Gregory the Theologian, Oratio 28, 4; PG 36, 32; also Gallay, Grégoire de Nazianze: Discours 27-31, 106-108. The Timaeus passage is 28c: ton men oun poiêtên kai patera toude tou pantos eurein te ergon kai euronta eis panta adunaton legein; “Now, to find the maker and father of this universe is hard enough, and even if I succeeded, to declare him to everyone is impossible” (tr. Donald J. Zehl).
 Gregory the Theologian, Oratio 28, 4; PG 36, 31; also Gallay, Grégoire de Nazianze: Discours 27-31, 106-108
 Constantine Scouteris, “Platonic Elements in Pseudo-Dionysius Anti-Manichaean Ontology”, University of Athens, Department of Theology, Online publications in English, http://www.cc.uoa.gr/theology/html/english/pubs/doctrsec/scouteris/04/04.htm;
 Gregory the Theologian, Oratio 30, 17; PG 36, 127
 Gregory the Theologian; Panegyric on St. Basil 68; Oratio 31 (On the Holy Athanasius), 35; Basil the Great, On the Holy Spirit 18; Gregory of Nyssa, Contra Eunomium, II; De Vita Moysis, 2, 176-78
 Bishop A. Hilarion, “Theology and Mysticism in St Gregory Nazianzen”, at http://en.hilarion.orthodoxia.org/6_5_1
 Nikephoros of Constantinople, Logos, 19; PG 100, 584
 Nikephoros of Constantinople, Logos 53; PG 100, 724
 Thomas Sadler, “Apophaticism and Early Christian Theology”, Phronema, no. 7  13-23.
 Vladimir Lossky, The Mystical theology of the Eastern Church, (Cambridge: James Clarke & Co. Ltd. 1973) 9.
 Kalistos Ware, The Orthodox Church, ed. Timothy Were, [Penguin 1963] 63-64
 Macarius of Egypt, Homily 49; PG 34, 816B; see also Russell, “Partakers of the Divine nature”, 83.
 Aghiorgoussis, “Christian Existentialism of the Greek Fathers” 15-42
 Henry A. Wolfson, The Philosophy of The Church Fathers: Faith, Trinity, Incarnation, [Cambridge: Harvard University Press, 1976] 347-406
 Constantine Scouteris, “Never as Gods: Icons and their Veneration”, SO 6  6-18
 V. Lossky, In the Image and Likeness of God, A.R. Mowbray & Co. Ltd, The Alden Press [Oxford 1975] 38
 Gregory of Nyssa,, De Vita Moses, PG 44, 297-430
 John R. Sachs, Apocatastasis in Patristic Theology”, Theological Studies, no. 54  617-640; 633
 Gregory of Nyssa, The Life of Moses, 157, ed. Abraham J. Malherbe and Everett Ferguson, The Life of Moses, trans. [Mahwah, NJ: Paulist Press, 1978] 93.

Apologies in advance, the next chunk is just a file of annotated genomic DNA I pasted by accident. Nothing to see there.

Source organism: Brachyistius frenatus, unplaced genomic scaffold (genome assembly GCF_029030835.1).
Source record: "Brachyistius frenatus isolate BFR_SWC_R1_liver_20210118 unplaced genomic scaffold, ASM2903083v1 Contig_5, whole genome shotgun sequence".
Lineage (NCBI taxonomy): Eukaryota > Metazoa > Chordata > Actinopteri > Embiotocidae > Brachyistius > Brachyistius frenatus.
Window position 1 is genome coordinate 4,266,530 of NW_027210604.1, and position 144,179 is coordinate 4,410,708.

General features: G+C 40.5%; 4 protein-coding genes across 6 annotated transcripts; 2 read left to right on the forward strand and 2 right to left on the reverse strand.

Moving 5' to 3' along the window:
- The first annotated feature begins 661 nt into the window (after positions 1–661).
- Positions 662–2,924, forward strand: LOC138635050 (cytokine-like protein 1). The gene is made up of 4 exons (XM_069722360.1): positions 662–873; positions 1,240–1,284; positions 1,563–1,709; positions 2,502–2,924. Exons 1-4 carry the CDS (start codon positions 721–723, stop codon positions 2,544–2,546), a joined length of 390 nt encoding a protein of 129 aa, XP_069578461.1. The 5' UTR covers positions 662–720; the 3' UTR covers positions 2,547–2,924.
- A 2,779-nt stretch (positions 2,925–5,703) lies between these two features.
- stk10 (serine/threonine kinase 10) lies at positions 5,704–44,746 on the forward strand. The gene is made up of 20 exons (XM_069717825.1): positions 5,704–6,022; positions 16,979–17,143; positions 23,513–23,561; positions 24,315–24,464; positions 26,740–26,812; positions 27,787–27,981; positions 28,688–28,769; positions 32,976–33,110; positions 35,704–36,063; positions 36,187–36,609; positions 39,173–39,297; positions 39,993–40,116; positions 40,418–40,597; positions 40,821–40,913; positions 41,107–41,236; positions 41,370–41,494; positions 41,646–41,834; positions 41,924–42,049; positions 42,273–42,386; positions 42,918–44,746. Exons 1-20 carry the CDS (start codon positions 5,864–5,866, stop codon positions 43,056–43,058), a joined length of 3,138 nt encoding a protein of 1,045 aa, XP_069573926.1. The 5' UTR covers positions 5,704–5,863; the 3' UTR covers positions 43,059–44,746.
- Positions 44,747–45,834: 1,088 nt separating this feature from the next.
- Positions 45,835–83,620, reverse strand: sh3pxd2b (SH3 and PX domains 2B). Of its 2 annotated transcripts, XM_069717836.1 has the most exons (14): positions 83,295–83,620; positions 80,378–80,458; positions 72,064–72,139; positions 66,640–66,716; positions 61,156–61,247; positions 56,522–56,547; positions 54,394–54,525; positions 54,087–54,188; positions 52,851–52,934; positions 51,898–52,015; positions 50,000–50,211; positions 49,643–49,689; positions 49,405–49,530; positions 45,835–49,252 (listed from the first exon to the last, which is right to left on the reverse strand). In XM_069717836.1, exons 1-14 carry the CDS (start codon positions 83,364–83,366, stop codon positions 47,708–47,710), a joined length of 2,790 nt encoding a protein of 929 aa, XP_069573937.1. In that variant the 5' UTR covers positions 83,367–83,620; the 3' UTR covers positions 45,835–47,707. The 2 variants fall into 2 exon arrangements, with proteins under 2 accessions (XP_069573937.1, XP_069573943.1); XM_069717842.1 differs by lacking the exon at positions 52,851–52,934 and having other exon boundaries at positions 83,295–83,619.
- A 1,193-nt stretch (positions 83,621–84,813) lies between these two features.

Deirdre Carabine, The Unknown God: Negative Theology in the Platonic tradition, Plato to Eriugena [Louvain : Peeters Press, 1955] 53.
 Jean Daniélou, Platonisme et Théologie Mystique: Essai Sur la Doctrine Spirituelle de Saint Grégoire de Nysse [Paris: Editions Montaigne, 1953] 23
 William Harmless and Raymond Fitzgerald, “The Sapphire Light of the Mind: The Skemmata of Evagrius Ponticus”, Theological Studies, vol. 62 [Sept.2001] 498-529 at 507.
 Gregory of Nyssa, Homily on Beatitudes, PG 44, 1269C; see also Anthony Meredith, “The Concept of Mind in Gregory of Nyssa”, Studia Patristica XII  35-47 at 47.
 Gregory of Nyssa, Life of Moses, 155-158, Malherbe and Ferguson, The Life of Moses, 93-94.
 Carabine, The Negative Theology in the Platonic Tradition, 245
 Stuart Burns, “Divine Ecstasy in Gregory of Nyssa and Pseudo-Macarius: Flight and Intoxication”, Greek Orthodox Theological Review, vol. 44, 1-4 [Spring 1999] 309-327
 Gregory of Nyssa, Life of Moses, 163
 Lossky, The Vision of God 74.
 Aghiorgoussis, “Image as Sign (Sēmeion) of God” 21.
 George Bebis, “In the Image of God: Studies in Scripture, Theology, and Community”, Greek Orthodox Theological Review, vol. 44, 1-4  695-7.
 Metropolitan Hierotheos of Nafpaktos, Othodox Spirituality, http://www.vic.com/~tscon/pelagia/htm/b15.en.orthodox_spirituality.01.htm